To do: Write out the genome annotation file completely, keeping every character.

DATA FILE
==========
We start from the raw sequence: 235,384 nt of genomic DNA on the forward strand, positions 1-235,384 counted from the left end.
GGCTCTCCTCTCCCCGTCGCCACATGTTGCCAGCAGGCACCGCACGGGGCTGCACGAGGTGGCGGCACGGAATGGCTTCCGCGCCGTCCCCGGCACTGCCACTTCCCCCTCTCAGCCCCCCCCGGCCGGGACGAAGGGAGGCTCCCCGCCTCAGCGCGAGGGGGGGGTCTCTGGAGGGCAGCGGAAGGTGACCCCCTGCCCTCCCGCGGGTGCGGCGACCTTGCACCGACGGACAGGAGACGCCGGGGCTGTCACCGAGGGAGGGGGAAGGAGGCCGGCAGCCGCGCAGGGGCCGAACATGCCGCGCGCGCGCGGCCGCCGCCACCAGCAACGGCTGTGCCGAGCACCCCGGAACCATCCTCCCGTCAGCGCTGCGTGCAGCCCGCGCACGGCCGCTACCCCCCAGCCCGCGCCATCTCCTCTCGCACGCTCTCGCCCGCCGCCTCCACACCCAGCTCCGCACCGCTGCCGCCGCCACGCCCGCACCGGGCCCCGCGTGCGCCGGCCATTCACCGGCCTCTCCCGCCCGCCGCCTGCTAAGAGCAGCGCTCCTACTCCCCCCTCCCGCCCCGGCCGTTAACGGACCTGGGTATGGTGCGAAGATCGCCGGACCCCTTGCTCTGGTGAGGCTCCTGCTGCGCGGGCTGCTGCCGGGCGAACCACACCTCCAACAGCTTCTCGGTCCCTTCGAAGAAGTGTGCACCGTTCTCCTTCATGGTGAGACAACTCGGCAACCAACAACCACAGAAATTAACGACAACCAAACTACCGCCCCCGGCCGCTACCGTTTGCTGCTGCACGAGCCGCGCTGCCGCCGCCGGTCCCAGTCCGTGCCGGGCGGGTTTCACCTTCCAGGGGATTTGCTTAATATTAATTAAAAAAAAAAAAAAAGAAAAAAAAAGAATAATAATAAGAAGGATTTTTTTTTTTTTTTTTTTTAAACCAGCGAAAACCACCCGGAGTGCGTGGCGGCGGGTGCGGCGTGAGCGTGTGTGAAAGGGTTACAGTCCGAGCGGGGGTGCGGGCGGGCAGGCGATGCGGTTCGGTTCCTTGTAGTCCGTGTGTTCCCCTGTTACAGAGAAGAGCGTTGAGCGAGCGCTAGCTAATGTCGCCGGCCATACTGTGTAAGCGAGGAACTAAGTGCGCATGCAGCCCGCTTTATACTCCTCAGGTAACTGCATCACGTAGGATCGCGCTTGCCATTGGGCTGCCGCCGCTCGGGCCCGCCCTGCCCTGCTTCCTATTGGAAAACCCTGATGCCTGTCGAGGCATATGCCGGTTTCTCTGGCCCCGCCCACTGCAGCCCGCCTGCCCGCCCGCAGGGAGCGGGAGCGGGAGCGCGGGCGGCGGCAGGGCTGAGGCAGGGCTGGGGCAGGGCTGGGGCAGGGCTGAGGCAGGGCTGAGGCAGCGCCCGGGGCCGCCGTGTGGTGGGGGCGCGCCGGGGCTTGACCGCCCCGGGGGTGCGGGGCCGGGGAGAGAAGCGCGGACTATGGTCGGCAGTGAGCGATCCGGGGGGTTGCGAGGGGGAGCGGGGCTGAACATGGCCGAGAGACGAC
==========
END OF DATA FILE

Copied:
We start from the raw sequence: 235,384 nt of genomic DNA on the forward strand, positions 1-235,384 counted from the left end.
GGCTCTCCTCTCCCCGTCGCCACATGTTGCCAGCAGGCACCGCACGGGGCTGCACGAGGTGGCGGCACGGAATGGCTTCCGCGCCGTCCCCGGCACTGCCACTTCCCCCTCTCAGCCCCCCCCGGCCGGGACGAAGGGAGGCTCCCCGCCTCAGCGCGAGGGGGGGGTCTCTGGAGGGCAGCGGAAGGTGACCCCCTGCCCTCCCGCGGGTGCGGCGACCTTGCACCGACGGACAGGAGACGCCGGGGCTGTCACCGAGGGAGGGGGAAGGAGGCCGGCAGCCGCGCAGGGGCCGAACATGCCGCGCGCGCGCGGCCGCCGCCACCAGCAACGGCTGTGCCGAGCACCCCGGAACCATCCTCCCGTCAGCGCTGCGTGCAGCCCGCGCACGGCCGCTACCCCCCAGCCCGCGCCATCTCCTCTCGCACGCTCTCGCCCGCCGCCTCCACACCCAGCTCCGCACCGCTGCCGCCGCCACGCCCGCACCGGGCCCCGCGTGCGCCGGCCATTCACCGGCCTCTCCCGCCCGCCGCCTGCTAAGAGCAGCGCTCCTACTCCCCCCTCCCGCCCCGGCCGTTAACGGACCTGGGTATGGTGCGAAGATCGCCGGACCCCTTGCTCTGGTGAGGCTCCTGCTGCGCGGGCTGCTGCCGGGCGAACCACACCTCCAACAGCTTCTCGGTCCCTTCGAAGAAGTGTGCACCGTTCTCCTTCATGGTGAGACAACTCGGCAACCAACAACCACAGAAATTAACGACAACCAAACTACCGCCCCCGGCCGCTACCGTTTGCTGCTGCACGAGCCGCGCTGCCGCCGCCGGTCCCAGTCCGTGCCGGGCGGGTTTCACCTTCCAGGGGATTTGCTTAATATTAATTAAAAAAAAAAAAAAAGAAAAAAAAAGAATAATAATAAGAAGGATTTTTTTTTTTTTTTTTTTTAAACCAGCGAAAACCACCCGGAGTGCGTGGCGGCGGGTGCGGCGTGAGCGTGTGTGAAAGGGTTACAGTCCGAGCGGGGGTGCGGGCGGGCAGGCGATGCGGTTCGGTTCCTTGTAGTCCGTGTGTTCCCCTGTTACAGAGAAGAGCGTTGAGCGAGCGCTAGCTAATGTCGCCGGCCATACTGTGTAAGCGAGGAACTAAGTGCGCATGCAGCCCGCTTTATACTCCTCAGGTAACTGCATCACGTAGGATCGCGCTTGCCATTGGGCTGCCGCCGCTCGGGCCCGCCCTGCCCTGCTTCCTATTGGAAAACCCTGATGCCTGTCGAGGCATATGCCGGTTTCTCTGGCCCCGCCCACTGCAGCCCGCCTGCCCGCCCGCAGGGAGCGGGAGCGGGAGCGCGGGCGGCGGCAGGGCTGAGGCAGGGCTGGGGCAGGGCTGGGGCAGGGCTGAGGCAGGGCTGAGGCAGCGCCCGGGGCCGCCGTGTGGTGGGGGCGCGCCGGGGCTTGACCGCCCCGGGGGTGCGGGGCCGGGGAGAGAAGCGCGGACTATGGTCGGCAGTGAGCGATCCGGGGGGTTGCGAGGGGGAGCGGGGCTGAACATGGCCGAGAGACGAC